Exterior of a Best Buy retail location.

Best Buy on March 22 announced its retail stores would close to the public and temporarily suspend recycling activities. | LukeandKarla.Travel/Shutterstock

Citing concerns over COVID-19, a major retailer, the largest U.S. city and a handful of other electronics recycling collection channels have paused services.

The novel coronavirus and associated COVID-19 illness have upended daily life throughout the U.S. As of March 25 there were 62,873 cases in the U.S., which had led to 894 deaths, according to Johns Hopkins University.

Impacts are being felt in the e-scrap world, where processors are already seeing disruption in upstream supply and downstream demand. This week, more collection changes were announced.

Retail program suspended

Best Buy on March 22 announced its retail stores would close to the public, in favor of a “contactless” system where customers can have purchases made online delivered to their cars outside stores.

As part of that shift, the company is temporarily suspending product trade-in and recycling activities.

Best Buy, which describes its e-scrap collection system as “the most comprehensive consumer electronics recycling program in the U.S.,” offers electronics recycling at nearly 1,000 stores in the U.S., according to the company’s 2019 sustainability report.

Last year, the company reported it had collected 2 billion pounds of electronics and appliances since the program launched in 2009. In 2019, the company handled nearly 1 million devices through its trade-in program, according to the sustainability report.

Nation’s largest city suspends device collection

The New York Department of Sanitation (DSNY) has in recent years offered curbside e-scrap collection service at residential buildings up to nine units in size. Larger buildings can sign up for the “ecycleNYC” program. ERI processes material collected through both programs.

However, as part of its response to the coronavirus, DSNY announced on March 20 it would suspend collections at both smaller and larger multi-family buildings.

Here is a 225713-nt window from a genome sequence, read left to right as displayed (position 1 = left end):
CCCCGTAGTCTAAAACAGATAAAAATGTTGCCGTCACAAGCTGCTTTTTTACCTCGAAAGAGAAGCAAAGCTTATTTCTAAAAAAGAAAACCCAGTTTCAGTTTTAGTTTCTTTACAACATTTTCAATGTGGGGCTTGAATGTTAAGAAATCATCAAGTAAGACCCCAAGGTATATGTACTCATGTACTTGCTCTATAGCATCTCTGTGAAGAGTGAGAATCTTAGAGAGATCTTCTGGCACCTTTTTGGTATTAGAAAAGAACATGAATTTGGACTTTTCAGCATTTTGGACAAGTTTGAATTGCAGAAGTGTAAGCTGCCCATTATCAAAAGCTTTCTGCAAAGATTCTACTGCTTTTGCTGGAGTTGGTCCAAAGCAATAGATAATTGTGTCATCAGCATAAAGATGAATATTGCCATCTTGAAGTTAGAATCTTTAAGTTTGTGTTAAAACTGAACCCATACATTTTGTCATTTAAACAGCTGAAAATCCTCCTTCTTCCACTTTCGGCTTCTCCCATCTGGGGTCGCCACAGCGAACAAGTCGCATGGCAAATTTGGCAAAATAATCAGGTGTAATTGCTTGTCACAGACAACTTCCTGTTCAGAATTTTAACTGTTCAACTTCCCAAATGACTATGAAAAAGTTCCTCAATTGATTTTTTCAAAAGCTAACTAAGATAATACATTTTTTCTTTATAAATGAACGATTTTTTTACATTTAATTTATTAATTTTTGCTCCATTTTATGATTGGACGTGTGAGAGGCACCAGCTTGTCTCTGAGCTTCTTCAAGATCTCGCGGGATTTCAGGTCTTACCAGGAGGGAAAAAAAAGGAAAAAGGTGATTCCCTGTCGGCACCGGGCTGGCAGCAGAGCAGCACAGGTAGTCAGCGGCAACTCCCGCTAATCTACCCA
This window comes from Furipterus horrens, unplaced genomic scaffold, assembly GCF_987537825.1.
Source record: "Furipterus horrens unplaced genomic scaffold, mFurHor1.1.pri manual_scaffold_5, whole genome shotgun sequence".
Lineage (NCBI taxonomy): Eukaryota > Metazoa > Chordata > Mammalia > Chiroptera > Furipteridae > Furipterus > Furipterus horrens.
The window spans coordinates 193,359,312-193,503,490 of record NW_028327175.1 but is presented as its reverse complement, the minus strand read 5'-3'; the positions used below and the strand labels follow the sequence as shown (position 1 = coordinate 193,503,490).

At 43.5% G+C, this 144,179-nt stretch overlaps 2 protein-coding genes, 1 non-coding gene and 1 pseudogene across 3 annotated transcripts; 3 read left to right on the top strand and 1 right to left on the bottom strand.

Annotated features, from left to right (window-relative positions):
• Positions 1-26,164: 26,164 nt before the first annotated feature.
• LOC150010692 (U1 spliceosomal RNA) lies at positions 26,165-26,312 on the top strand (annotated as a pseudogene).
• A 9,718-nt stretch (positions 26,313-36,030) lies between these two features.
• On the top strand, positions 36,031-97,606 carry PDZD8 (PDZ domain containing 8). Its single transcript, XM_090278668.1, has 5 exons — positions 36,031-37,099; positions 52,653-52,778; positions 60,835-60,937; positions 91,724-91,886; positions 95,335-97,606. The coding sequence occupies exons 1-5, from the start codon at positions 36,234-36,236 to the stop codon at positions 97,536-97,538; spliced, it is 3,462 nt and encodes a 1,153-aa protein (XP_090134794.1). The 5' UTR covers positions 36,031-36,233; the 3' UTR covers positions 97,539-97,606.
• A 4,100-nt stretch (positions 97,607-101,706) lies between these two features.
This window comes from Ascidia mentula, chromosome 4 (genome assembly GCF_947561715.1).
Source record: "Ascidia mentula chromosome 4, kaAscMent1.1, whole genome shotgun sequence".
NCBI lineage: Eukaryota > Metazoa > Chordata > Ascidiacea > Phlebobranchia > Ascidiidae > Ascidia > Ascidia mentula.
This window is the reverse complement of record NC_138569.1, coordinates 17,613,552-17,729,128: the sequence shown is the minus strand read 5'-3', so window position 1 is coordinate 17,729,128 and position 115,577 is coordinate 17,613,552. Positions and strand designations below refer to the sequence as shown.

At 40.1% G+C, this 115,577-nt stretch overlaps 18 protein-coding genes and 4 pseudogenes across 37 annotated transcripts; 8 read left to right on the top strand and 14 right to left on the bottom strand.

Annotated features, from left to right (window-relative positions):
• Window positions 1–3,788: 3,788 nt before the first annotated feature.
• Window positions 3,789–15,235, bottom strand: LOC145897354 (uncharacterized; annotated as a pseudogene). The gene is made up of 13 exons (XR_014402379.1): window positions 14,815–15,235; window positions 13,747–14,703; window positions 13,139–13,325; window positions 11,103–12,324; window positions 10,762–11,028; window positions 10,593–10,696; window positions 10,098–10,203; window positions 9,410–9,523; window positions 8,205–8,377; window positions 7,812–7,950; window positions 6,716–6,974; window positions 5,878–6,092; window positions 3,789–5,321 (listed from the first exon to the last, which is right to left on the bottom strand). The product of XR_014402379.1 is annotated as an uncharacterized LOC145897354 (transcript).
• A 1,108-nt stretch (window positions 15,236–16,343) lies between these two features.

The change came alongside other special collection service shifts, including suspensions of household hazardous waste, textiles and food scrap drop-off sites.

The changes were made “to conform to current public gathering guidelines and better provide our essential services,” the department stated.

Regular curbside garbage and recycling collection are continuing.

New York has been particularly hard hit by the coronavirus, recording 30,811 confirmed cases and 192 deaths as of March 25, according to Johns Hopkins University. At least 32 DSNY employees tested positive for COVID-19 as of March 23.

Curbside service in Illinois

Illinois-based Lakeshore Recycling Systems (LRS) offers curbside electronics collection alongside regular residential recycling service. But that e-scrap option is now on hold.

“Due to the COVID-19 pandemic and the health concerns associated with virus, LRS must suspend our electronic waste collection services,” the company announced, asking customers to check in on May 1 for an update on electronics collection services.

LRS serves a host of communities throughout Illinois.

Drop-off events cancelled

Social distancing guidelines and local regulations have spurred the cancellation of numerous electronics collection events around the country.

Event cancellations and program suspensions were announced in Allentown, Pa., Cocke County, Tenn., Duchess County, N.Y., Fort Wayne, Ind., LaSalle County, Ill., Manitowoc County, Wis., Medfield, Mass., Northbrook, Ill., Orange County, Va., Rome, Ga.St. John, Ind., Wheatfield, N.Y. and elsewhere.

Other drop-off services, such as an upcoming event hosted in Aurora, Colo., are moving forward but asking residents to take additional social distancing measures when delivering items.

TERRA

As more residents across the U.S. are asked to stay home, one e-scrap collection service has a business model that is as yet unaffected. In fact, TERRA says its Done with IT mail-in e-scrap collection service offers safety in the time of coronavirus.

The Electronics Reuse and Recycling Alliance (TERRA) provides a mail-in option for consumers and businesses looking to recycle their end-of-life devices. Under the process, which uses the U.S. Postal Service for shipping, it takes between two and eight days for a device to get to a processing facility.

Studies have recently examined how long the coronavirus can live on surfaces. The National Institutes of Health found the virus was detectable “up to four hours on copper, up to 24 hours on cardboard and up to two to three days on plastic and stainless steel.”

TERRA is available in 43 states.

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